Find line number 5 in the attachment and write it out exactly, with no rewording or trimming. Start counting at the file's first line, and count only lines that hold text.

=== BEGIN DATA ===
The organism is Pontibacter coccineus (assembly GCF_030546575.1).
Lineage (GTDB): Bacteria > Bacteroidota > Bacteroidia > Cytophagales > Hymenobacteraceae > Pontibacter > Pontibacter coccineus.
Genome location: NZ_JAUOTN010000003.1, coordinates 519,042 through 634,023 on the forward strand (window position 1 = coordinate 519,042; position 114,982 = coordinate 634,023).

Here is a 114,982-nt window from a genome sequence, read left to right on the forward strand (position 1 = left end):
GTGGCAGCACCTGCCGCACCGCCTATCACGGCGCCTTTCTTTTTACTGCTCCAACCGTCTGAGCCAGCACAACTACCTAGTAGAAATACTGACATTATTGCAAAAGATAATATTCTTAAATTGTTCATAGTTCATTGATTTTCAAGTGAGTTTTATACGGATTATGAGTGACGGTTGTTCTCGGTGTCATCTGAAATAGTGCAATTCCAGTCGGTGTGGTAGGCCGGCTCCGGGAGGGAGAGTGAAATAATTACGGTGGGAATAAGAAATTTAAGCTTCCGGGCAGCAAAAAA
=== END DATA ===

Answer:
GTGGCAGCACCTGCCGCACCGCCTATCACGGCGCCTTTCTTTTTACTGCTCCAACCGTCTGAGCCAGCACAACTACCTAGTAGAAATACTGACATTATTGCAAAAGATAATATTCTTAAATTGTTCATAGTTCATTGATTTTCAAGTGAGTTTTATACGGATTATGAGTGACGGTTGTTCTCGGTGTCATCTGAAATAGTGCAATTCCAGTCGGTGTGGTAGGCCGGCTCCGGGAGGGAGAGTGAAATAATTACGGTGGGAATAAGAAATTTAAGCTTCCGGGCAGCAAAAAA